ESA updates its wildfire, forest management, and climate resources
Jan10

ESA updates its wildfire, forest management, and climate resources

The Ecological Society of America (ESA) has updated its virtual issue on “Wildfire, Forest Management, and Climate.” ESA scientists with expertise on wildfire drivers, ecosystem impacts, and other related issues are available for comment and to respond to questions and inquiries. As the likelihood and intensity of fires is increasing amid drought and climate warming, multiple approaches for understanding and mitigation are needed...

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Photo spotlight: pollinator gecko
Dec31

Photo spotlight: pollinator gecko

This lizard is beauty, this lizard is grace—even if this lizard has a bit of pollen on its face.

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Silverswords may be gone with the wind – shifts in trade winds, that is
Dec26

Silverswords may be gone with the wind – shifts in trade winds, that is

A rare, iconic Hawai’ian plant faces hardships as climate change affects trade winds Silversword plants of Hawai’i are unique to the Maui’s Haleakalā volcano summit area and to the Mauna Kea and Mauna Loa volcanoes on the Big Island. Each volcanic mountain has its own unique type of silversword. The Haleakalā species – known by its Hawai’ian name ‘āhinahina which translates to very grey – is highly threatened and is considered by many...

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Alumni share their experience with the Future Park Leaders internship program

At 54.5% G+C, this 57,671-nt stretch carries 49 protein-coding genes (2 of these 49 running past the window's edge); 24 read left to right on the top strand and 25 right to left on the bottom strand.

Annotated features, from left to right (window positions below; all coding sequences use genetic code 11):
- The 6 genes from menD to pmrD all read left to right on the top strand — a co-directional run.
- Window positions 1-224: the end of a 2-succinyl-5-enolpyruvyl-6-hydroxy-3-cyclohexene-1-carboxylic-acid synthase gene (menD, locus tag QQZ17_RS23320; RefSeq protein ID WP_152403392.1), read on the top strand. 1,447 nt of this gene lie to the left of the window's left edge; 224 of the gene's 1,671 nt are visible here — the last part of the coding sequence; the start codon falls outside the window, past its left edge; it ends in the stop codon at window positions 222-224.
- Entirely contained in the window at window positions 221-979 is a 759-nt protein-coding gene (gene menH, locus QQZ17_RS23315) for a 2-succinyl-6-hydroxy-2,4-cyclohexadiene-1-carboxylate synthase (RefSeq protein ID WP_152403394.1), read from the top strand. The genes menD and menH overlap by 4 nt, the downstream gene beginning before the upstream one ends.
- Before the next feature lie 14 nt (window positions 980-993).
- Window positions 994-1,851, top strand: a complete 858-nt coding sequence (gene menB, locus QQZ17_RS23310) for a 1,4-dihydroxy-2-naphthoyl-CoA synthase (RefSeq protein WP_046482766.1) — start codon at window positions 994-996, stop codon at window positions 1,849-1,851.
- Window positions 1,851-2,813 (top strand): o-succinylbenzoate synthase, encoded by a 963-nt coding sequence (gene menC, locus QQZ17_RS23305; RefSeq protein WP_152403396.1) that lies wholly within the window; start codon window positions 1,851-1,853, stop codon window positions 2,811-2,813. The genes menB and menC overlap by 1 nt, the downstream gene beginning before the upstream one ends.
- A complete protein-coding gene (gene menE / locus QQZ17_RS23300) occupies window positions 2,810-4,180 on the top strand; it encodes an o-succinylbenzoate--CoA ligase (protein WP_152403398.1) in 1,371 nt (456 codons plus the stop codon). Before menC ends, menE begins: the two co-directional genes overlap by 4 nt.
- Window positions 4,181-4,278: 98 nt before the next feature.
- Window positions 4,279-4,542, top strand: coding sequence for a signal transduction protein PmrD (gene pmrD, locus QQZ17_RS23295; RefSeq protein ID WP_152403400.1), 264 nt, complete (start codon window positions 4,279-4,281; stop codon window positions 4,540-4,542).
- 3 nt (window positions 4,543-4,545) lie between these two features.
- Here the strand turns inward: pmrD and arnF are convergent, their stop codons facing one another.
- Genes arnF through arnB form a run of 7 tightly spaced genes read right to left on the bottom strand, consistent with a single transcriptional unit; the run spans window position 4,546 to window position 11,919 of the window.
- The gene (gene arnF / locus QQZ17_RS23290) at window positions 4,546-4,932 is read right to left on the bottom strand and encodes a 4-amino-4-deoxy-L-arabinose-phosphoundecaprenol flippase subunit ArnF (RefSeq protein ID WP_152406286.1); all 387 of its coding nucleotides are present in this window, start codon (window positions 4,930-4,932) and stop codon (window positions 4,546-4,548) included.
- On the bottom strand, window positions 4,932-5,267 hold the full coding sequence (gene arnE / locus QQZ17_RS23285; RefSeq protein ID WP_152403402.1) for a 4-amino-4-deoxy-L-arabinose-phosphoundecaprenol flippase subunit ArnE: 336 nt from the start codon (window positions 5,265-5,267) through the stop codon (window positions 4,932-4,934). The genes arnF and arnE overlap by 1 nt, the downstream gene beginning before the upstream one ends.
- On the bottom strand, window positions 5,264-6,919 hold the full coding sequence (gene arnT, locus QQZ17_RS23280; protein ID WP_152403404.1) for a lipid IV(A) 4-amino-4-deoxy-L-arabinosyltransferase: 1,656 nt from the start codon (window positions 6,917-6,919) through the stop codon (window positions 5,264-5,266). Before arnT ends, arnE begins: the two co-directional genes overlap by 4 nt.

Dec02

Alumni share their experience with the Future Park Leaders internship program

The call for internship applications is open! Apply here What does it mean to become a Future Park Leaders intern? To get a better idea of the internships, we reached out to some past alumni to share their personal experiences, memories, and lasting benefits of the program. The Future Park Leaders of Emerging Change internship program pays upper level undergraduate and graduate students over the summer to work in a unit of the...

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Bats in your attic? It might be key for their conservation
Nov19

Bats in your attic? It might be key for their conservation

Buildings are vital summer roosting places for little brown bat maternity colonies in Yellowstone National Park For the little brown bat – a small mouse-eared bat with glossy brown fur – a warm, dry place to roost is essential to the species’ survival. Reproductive females huddle their small furry bodies together to save thermal energy during maternity season (summer), forming “maternity colonies.” In the face of severe population...

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